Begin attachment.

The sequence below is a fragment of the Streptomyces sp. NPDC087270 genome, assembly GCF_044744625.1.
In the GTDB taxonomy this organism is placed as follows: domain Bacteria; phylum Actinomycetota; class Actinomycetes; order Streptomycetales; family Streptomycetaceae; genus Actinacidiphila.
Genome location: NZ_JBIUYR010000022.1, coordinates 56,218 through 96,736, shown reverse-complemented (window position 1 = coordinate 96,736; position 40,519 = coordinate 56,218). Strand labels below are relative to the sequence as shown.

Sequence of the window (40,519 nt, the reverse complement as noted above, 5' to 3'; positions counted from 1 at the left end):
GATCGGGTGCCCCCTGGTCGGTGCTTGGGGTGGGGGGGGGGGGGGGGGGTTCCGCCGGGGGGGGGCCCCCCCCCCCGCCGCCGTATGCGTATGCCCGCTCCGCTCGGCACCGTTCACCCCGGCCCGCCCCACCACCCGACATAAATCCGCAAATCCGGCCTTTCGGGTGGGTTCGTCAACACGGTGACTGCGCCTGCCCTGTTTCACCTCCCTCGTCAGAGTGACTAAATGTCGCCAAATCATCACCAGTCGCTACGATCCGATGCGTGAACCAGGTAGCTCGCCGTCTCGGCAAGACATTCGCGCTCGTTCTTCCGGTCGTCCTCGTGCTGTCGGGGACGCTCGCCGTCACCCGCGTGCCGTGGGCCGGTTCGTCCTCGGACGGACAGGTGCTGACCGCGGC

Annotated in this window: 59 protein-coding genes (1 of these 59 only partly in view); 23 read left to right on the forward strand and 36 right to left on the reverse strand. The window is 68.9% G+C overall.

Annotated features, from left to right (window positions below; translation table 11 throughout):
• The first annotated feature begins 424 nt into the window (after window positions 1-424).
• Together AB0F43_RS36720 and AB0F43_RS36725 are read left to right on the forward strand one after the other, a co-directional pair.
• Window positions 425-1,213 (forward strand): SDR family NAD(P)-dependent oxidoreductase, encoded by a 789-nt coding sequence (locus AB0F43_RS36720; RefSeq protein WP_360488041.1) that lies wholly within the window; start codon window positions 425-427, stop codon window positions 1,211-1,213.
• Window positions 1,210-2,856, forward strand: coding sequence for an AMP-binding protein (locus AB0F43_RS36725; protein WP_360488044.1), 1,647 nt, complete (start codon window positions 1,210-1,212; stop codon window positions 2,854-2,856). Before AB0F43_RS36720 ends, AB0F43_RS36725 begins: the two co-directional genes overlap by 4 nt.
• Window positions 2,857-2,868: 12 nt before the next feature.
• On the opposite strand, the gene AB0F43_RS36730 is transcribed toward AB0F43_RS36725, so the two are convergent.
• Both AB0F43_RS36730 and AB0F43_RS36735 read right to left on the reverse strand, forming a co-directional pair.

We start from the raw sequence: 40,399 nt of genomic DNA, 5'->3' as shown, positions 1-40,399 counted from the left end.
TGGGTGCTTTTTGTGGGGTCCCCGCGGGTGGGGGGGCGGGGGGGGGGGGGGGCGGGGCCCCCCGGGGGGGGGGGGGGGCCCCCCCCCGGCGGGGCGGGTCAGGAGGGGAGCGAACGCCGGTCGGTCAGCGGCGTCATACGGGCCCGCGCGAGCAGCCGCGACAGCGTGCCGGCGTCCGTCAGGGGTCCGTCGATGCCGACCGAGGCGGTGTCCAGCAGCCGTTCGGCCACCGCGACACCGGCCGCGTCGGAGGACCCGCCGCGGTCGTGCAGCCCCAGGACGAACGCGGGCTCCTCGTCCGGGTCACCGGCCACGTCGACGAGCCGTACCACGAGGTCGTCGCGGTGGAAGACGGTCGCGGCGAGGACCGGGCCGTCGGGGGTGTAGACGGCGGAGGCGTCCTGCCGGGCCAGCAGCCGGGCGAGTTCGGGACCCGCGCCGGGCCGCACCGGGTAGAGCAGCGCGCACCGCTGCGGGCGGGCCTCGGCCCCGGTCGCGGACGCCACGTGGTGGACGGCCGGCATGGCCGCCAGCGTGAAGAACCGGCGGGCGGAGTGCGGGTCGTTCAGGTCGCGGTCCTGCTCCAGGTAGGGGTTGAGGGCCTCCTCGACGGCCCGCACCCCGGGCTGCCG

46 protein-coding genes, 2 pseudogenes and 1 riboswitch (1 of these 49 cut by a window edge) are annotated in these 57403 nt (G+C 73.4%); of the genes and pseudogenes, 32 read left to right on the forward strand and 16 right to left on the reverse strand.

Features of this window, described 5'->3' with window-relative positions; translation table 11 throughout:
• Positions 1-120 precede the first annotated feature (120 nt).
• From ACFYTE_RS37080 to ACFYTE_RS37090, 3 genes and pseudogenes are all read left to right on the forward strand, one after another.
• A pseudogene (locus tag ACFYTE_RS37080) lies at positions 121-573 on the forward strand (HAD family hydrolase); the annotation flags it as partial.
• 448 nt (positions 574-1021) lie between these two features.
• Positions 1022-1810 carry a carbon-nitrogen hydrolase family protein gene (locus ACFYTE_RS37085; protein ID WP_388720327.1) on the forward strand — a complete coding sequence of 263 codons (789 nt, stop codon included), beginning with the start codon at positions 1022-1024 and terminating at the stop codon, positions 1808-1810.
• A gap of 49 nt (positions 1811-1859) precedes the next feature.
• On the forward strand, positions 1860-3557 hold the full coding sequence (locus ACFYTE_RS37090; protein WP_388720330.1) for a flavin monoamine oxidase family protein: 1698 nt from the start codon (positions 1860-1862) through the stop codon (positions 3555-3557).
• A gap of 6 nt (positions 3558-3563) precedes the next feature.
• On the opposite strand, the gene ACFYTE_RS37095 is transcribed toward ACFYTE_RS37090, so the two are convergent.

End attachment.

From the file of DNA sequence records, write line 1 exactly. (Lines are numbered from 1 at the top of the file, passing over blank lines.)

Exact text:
The sequence below is a fragment of the Streptomyces sp. NPDC087270 genome, assembly GCF_044744625.1.